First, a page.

How to Make Perfect Photos
What's the secret to creating great photos? The biggest secret is that you're already making perfect photos. You've been told that you're not, because of the second biggest secret: the teaching of photography has always and will always make more money than the photographs themselves.
This is why professional photographers are trying to get you to buy a new camera or buy a spot in their next workshop. Believe me, they would rather be taking pictures. That's what's most fun about being a photographer.
But, that's not where the money is. The money is in convincing you that your composition needs a little work, or your lens has a an aberration that a prime lens wouldn't.
The professionals don't do this maliciously. It's just that they have little choice. It's how they learned and it's what they need to do if they want to make a decent living.
But, you don't have to take my word for it...
The Most Important Photos Ever Made
I put a question out on Twitter a few weeks ago. I asked, "what are the most important photos ever made?”
I got a lot of great suggestions, but what you'll see below are the most important important photos ever made...I can show you without getting sued.
Here's a few more I can't show you, due to copyright limitations.
These photos have more in common with your everyday snapshots than anything hanging in gallery.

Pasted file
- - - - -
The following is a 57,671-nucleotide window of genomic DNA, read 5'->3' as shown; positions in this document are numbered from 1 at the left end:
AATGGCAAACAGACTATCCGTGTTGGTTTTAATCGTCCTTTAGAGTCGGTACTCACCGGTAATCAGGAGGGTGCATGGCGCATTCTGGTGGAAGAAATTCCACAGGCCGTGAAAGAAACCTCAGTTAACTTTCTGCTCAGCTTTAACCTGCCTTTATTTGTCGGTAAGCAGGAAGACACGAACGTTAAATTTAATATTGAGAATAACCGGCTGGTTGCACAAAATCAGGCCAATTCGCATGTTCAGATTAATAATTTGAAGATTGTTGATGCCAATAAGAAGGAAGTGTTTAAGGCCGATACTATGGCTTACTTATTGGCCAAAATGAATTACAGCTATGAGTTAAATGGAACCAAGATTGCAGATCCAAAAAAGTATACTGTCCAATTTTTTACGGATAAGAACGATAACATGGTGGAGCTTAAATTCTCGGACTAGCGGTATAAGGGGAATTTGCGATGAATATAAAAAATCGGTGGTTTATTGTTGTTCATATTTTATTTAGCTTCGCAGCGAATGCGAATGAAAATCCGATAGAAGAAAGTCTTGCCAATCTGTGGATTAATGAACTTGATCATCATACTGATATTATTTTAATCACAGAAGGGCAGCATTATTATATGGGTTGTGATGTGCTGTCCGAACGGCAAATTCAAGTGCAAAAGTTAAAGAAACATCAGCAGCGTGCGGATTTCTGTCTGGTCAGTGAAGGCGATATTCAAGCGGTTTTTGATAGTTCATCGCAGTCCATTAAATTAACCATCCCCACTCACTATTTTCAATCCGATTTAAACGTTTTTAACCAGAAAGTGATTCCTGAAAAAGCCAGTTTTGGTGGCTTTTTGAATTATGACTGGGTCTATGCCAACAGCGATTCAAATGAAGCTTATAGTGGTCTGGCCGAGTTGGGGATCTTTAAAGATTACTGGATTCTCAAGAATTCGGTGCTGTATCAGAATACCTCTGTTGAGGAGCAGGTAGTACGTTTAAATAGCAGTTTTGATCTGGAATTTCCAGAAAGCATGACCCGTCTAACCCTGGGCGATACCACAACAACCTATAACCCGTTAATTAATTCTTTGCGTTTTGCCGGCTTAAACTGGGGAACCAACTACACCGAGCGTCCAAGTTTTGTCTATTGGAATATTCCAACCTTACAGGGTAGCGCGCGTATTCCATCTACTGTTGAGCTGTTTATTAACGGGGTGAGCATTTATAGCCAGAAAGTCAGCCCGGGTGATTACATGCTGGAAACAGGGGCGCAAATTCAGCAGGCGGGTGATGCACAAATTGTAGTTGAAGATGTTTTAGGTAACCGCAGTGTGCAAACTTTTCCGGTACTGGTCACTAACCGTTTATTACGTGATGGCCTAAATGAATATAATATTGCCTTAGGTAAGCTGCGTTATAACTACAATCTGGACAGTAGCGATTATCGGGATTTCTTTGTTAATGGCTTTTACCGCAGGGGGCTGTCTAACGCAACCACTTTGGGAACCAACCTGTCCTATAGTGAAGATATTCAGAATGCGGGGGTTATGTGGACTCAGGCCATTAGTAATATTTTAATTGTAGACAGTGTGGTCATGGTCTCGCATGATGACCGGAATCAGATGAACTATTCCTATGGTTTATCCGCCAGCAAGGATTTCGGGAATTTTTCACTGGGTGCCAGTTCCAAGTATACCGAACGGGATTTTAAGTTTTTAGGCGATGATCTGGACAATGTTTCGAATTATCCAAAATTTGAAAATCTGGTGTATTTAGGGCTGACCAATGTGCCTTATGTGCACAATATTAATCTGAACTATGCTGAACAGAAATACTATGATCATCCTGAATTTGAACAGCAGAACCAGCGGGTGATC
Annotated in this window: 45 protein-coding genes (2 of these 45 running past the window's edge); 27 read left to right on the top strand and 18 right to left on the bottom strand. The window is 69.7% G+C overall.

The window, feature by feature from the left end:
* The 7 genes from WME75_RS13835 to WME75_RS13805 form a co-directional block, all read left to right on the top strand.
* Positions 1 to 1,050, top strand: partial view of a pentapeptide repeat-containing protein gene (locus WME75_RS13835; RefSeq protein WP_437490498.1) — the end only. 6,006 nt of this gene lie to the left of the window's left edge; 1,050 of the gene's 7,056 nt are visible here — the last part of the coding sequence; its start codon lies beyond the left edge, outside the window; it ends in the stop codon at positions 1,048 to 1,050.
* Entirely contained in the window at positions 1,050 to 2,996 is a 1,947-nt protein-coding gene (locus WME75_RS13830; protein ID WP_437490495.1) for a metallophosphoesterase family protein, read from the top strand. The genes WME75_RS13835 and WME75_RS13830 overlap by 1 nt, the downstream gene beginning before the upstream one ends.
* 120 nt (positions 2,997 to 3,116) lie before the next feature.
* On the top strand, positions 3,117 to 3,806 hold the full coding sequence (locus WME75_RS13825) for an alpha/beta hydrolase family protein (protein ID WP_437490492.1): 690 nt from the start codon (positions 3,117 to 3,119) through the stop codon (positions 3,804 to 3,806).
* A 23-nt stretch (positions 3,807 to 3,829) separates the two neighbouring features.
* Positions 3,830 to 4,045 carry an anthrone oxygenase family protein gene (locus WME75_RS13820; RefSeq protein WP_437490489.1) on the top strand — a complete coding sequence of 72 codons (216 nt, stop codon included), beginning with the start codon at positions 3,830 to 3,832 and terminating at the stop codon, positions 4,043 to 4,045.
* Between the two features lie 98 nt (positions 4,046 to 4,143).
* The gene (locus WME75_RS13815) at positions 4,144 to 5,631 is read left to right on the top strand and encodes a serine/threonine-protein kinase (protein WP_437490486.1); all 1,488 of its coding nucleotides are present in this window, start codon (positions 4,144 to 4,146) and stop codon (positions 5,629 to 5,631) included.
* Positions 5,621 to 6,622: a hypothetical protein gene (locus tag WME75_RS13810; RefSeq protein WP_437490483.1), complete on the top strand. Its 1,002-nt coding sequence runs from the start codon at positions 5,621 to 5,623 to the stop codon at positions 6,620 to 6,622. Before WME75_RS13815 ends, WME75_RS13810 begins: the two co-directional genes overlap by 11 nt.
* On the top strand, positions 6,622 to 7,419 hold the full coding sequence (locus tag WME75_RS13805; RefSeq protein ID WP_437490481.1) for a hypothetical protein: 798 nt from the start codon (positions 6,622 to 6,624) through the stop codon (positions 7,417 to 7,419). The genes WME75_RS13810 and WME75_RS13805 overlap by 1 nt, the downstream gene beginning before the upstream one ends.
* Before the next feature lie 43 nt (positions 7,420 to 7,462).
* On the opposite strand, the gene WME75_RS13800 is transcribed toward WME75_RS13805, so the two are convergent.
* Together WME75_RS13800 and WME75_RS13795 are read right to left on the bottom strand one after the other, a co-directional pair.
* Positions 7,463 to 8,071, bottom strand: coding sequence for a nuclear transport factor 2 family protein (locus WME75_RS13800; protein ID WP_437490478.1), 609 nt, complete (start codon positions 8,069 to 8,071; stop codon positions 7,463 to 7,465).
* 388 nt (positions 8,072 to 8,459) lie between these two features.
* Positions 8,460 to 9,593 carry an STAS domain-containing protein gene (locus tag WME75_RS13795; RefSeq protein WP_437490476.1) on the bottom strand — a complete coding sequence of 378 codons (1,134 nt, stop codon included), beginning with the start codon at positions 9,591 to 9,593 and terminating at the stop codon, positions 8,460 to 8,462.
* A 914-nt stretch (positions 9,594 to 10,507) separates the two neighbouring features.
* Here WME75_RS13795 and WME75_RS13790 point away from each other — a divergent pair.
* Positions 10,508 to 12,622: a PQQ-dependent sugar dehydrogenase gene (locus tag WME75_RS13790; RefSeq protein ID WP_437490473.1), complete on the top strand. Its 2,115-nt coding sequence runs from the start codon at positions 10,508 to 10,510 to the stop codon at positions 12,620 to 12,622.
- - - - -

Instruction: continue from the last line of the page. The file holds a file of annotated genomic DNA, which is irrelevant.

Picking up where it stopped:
Let's consider what they teach us.
Technique doesn't matter.
It's nice to have, but a lot of these photographs aren't even in focus. They break just about every rule you'll find in a textbook.
Those textbook rules, by the way, almost always originate with what a client wanted at some point. Even the rules of composition, which originate with painters, can be traced back to what their clients wanted.
These techniques work for pros trying to sell something, but have nothing to do with the photographs we (the 99.9% of photographers who are not pros and the public at large) consider important.
Equipment doesn't matter.
Most of these photographs were made with very primitive and beat up equipment. Some were made with a wooden box. None of the cameras used for these photos would do well in a review these days.
The Only Rule That Matters
The only rule in photography is to tell a story with a compelling subject - for you.
Think of it as a Maslow's Hierarchy of Photographic Needs. Every decent photo needs to tell a story. Telling a story with a compelling subject can make the photo historic (as seen above). But a step above even those photos, is a photo with a subject compelling to you specifically. That's what makes your snapshots even more important than the most important photos ever made.
Just remember, there's nothing the pros can teach you about technique or equipment that's going to put your photos on the list of most important photos ever made.
Your snapshots are already there.
Embrace the perfect imperfection of the snapshot, making sure the photo means something to you, not a textbook, and you’ll realize you’re already making perfect photos every time.
One More Thing
Just in case anyone still believes technique and equipment actually matters, consider the single most requested photograph at the U.S. National Archives: